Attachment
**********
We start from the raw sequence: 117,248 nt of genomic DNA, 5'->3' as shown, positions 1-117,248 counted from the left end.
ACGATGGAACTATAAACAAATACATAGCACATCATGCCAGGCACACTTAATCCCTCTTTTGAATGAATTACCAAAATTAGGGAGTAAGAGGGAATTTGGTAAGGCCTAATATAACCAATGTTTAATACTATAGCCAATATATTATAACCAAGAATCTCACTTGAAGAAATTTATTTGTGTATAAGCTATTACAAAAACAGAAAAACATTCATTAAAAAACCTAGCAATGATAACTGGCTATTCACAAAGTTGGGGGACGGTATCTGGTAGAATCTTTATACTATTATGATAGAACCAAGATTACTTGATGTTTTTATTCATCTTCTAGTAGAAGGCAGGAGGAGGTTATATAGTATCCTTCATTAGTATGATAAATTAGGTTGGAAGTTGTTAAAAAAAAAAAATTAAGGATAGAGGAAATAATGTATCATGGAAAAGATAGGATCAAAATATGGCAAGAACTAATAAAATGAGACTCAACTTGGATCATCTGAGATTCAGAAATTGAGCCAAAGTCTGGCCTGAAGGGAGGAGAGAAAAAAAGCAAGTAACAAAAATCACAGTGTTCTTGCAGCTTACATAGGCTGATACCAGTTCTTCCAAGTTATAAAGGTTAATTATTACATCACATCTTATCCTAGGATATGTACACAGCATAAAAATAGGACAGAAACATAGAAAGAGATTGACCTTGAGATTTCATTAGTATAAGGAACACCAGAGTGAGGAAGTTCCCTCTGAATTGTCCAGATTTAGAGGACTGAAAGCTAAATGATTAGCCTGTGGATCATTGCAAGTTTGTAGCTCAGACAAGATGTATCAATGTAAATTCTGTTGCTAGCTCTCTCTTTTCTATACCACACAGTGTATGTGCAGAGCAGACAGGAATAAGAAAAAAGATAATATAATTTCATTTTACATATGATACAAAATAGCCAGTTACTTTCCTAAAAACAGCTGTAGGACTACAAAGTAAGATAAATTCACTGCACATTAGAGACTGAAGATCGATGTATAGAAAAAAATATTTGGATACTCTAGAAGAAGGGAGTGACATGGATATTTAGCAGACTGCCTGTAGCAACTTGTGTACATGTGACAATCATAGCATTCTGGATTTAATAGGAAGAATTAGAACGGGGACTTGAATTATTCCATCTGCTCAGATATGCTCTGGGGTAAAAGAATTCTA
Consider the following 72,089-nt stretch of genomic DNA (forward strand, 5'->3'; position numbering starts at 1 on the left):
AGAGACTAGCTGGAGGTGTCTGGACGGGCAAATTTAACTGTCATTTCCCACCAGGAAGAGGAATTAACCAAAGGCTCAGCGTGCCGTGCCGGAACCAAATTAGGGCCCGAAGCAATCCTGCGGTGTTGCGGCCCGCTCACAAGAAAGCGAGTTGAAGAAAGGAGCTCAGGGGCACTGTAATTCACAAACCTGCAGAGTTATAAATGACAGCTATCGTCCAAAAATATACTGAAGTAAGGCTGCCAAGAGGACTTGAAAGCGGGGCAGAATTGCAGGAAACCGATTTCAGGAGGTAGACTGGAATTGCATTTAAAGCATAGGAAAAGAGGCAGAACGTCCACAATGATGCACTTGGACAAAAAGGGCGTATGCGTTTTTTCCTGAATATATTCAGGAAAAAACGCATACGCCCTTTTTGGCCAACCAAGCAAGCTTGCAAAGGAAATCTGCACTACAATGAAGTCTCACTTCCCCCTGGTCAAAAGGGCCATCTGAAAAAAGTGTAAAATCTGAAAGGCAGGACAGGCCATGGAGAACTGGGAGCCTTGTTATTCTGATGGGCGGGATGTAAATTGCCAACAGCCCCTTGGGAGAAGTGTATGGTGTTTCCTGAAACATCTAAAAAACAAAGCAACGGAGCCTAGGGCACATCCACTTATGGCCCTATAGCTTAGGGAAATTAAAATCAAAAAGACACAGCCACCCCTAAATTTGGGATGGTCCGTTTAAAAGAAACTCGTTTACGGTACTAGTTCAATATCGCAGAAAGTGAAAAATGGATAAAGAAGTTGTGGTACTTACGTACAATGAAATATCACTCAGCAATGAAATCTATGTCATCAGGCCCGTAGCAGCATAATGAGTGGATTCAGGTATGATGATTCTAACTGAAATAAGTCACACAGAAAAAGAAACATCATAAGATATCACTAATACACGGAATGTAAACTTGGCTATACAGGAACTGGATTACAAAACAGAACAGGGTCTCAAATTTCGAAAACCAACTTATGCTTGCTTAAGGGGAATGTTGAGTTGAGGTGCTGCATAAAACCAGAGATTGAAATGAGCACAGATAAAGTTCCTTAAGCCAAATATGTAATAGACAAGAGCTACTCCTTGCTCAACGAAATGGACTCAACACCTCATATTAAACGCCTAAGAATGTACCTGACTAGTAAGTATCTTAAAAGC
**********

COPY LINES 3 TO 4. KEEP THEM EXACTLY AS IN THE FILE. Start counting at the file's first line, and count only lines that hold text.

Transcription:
Consider the following 72,089-nt stretch of genomic DNA (forward strand, 5'->3'; position numbering starts at 1 on the left):
AGAGACTAGCTGGAGGTGTCTGGACGGGCAAATTTAACTGTCATTTCCCACCAGGAAGAGGAATTAACCAAAGGCTCAGCGTGCCGTGCCGGAACCAAATTAGGGCCCGAAGCAATCCTGCGGTGTTGCGGCCCGCTCACAAGAAAGCGAGTTGAAGAAAGGAGCTCAGGGGCACTGTAATTCACAAACCTGCAGAGTTATAAATGACAGCTATCGTCCAAAAATATACTGAAGTAAGGCTGCCAAGAGGACTTGAAAGCGGGGCAGAATTGCAGGAAACCGATTTCAGGAGGTAGACTGGAATTGCATTTAAAGCATAGGAAAAGAGGCAGAACGTCCACAATGATGCACTTGGACAAAAAGGGCGTATGCGTTTTTTCCTGAATATATTCAGGAAAAAACGCATACGCCCTTTTTGGCCAACCAAGCAAGCTTGCAAAGGAAATCTGCACTACAATGAAGTCTCACTTCCCCCTGGTCAAAAGGGCCATCTGAAAAAAGTGTAAAATCTGAAAGGCAGGACAGGCCATGGAGAACTGGGAGCCTTGTTATTCTGATGGGCGGGATGTAAATTGCCAACAGCCCCTTGGGAGAAGTGTATGGTGTTTCCTGAAACATCTAAAAAACAAAGCAACGGAGCCTAGGGCACATCCACTTATGGCCCTATAGCTTAGGGAAATTAAAATCAAAAAGACACAGCCACCCCTAAATTTGGGATGGTCCGTTTAAAAGAAACTCGTTTACGGTACTAGTTCAATATCGCAGAAAGTGAAAAATGGATAAAGAAGTTGTGGTACTTACGTACAATGAAATATCACTCAGCAATGAAATCTATGTCATCAGGCCCGTAGCAGCATAATGAGTGGATTCAGGTATGATGATTCTAACTGAAATAAGTCACACAGAAAAAGAAACATCATAAGATATCACTAATACACGGAATGTAAACTTGGCTATACAGGAACTGGATTACAAAACAGAACAGGGTCTCAAATTTCGAAAACCAACTTATGCTTGCTTAAGGGGAATGTTGAGTTGAGGTGCTGCATAAAACCAGAGATTGAAATGAGCACAGATAAAGTTCCTTAAGCCAAATATGTAATAGACAAGAGCTACTCCTTGCTCAACGAAATGGACTCAACACCTCATATTAAACGCCTAAGAATGTACCTGACTAGTAAGTATCTTAAAAGC